Calvin: Maybe I'm missing it in the details, but where's the algorithm that gets that '?' to go away? It seems like I (user "ticktock") should have played enough rated games by now, but still I have the '?'. Could I be damaging my chances of getting a stable rating by accepting games from players with ranks that are too different?

yoyoma: The "?" goes away when the confidence in your rating reaches a certain minimum, but the exact algorithm for this is not published. Yes playing games that are not handicapped correctly will not increase the confidence of your rating as quickly as correctly handicapped games. But probably the main issue is that 4 of your 5 rated games were against ?-mark players. If your opponent's ratings are not high confidence then of course yours cannot be either. You also had some rated games back in May and earlier but those are not weighed as much since they are so old.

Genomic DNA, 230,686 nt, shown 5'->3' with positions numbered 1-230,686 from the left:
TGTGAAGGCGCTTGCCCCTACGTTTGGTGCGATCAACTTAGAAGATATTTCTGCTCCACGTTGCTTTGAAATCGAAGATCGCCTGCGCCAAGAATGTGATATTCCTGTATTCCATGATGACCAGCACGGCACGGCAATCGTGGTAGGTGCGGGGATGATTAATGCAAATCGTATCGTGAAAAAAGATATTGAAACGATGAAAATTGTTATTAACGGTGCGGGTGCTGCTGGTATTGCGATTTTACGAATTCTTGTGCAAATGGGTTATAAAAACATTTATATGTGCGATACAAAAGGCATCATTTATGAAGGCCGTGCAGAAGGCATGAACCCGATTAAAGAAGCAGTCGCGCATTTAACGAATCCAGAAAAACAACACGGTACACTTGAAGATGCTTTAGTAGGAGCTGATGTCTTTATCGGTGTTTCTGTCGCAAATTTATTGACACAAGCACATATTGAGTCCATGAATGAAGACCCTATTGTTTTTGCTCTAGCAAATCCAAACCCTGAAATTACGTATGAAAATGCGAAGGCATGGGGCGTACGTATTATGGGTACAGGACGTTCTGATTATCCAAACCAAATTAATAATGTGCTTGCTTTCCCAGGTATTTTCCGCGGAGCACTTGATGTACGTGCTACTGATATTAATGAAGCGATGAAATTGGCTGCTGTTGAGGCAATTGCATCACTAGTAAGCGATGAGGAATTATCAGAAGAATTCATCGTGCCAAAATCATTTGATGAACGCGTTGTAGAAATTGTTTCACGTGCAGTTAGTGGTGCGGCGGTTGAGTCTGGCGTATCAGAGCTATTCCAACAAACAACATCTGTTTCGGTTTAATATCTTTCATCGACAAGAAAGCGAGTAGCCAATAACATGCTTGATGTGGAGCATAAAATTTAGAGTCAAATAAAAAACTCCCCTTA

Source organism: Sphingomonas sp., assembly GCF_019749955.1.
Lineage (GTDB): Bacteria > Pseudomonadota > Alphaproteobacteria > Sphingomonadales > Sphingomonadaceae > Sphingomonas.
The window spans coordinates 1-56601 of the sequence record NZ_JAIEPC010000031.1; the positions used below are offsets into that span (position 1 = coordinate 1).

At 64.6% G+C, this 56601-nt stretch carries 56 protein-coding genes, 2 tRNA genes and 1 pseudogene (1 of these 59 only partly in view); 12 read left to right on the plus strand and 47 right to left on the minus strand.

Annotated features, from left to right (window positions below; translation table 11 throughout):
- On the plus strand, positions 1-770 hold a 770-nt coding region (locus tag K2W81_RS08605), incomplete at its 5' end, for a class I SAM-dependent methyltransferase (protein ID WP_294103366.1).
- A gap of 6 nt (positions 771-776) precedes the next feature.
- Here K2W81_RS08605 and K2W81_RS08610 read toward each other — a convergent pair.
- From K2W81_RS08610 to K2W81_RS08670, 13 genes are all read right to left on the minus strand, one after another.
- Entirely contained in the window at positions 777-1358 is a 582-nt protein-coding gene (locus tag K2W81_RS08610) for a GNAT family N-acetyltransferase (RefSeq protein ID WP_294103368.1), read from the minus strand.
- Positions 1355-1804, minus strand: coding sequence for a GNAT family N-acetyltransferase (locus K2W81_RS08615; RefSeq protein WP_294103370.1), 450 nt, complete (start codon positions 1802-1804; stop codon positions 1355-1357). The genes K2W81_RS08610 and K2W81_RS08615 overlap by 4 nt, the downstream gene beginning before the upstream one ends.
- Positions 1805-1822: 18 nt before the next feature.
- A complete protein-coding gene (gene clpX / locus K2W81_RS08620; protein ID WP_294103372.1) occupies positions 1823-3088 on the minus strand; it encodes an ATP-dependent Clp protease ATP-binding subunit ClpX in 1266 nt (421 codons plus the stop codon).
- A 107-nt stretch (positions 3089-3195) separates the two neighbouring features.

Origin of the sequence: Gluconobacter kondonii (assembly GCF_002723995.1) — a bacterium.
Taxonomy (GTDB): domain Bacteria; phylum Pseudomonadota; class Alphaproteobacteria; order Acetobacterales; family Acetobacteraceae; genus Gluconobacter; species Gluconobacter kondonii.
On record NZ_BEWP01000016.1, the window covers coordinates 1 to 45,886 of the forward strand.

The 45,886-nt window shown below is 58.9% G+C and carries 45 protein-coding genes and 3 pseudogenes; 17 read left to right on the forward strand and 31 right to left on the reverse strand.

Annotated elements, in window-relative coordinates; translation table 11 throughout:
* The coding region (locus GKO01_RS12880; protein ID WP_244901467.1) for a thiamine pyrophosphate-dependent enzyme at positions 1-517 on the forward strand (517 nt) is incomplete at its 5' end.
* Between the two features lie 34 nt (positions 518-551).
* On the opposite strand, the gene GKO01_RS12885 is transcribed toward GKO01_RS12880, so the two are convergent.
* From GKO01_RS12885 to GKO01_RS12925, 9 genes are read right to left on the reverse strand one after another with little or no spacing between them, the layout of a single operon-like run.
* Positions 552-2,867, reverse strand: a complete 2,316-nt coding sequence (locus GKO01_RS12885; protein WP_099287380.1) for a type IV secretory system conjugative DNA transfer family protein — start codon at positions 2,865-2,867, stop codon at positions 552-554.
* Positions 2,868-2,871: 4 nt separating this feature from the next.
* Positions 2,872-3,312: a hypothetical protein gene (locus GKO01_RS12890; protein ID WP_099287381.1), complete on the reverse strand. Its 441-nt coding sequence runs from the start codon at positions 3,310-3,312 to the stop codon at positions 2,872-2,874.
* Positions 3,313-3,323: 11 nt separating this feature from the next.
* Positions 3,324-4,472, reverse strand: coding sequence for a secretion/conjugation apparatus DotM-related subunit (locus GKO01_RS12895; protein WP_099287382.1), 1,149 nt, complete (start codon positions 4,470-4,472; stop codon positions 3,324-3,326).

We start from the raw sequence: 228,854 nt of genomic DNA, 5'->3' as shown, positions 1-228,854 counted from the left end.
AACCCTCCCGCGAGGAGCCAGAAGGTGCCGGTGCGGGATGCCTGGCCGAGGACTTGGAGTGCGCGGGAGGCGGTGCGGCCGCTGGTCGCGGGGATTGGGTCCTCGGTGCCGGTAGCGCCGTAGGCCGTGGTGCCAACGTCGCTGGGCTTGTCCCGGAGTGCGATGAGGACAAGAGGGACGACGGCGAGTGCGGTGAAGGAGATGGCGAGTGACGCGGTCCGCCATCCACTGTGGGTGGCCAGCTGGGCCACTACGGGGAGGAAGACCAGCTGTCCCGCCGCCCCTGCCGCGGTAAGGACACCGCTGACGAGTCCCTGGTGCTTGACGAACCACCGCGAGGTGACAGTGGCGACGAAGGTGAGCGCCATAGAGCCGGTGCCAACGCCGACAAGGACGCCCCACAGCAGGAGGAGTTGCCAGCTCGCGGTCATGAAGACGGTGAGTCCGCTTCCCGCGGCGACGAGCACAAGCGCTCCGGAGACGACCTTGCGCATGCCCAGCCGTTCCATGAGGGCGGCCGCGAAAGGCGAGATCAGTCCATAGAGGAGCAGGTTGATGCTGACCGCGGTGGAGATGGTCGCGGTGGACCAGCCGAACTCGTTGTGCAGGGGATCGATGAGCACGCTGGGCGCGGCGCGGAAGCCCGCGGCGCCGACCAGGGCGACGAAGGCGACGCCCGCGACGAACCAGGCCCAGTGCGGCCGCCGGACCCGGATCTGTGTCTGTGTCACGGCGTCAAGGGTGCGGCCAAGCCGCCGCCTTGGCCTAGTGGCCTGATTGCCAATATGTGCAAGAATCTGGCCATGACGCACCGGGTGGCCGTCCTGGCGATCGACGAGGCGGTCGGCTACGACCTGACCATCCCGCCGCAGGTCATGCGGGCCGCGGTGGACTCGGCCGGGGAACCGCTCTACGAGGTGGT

hammarbach: I am not a mathematics whiz, but I am a semi-regular player on KGS, and that is the problem I have. The 15 day half life sucks. I'm a father and husband and a guy with a full time job; I don't have loads of online time. Sometimes I get to play five times a week. Other times I get to play once every week to two weeks. Needless to say, I have been having trouble reaching the "29 kyu" escape velocity. a) Why have half life at all. Or b) Why not set it to something higher, like the 45 days the dan level players enjoy?

blubb: On 2006-09-22, wrote the following on the main page, within the section that is signed by me. Since in my view, some points require clarification anyway, I`ve moved it here for now:

How weighting affects your rating.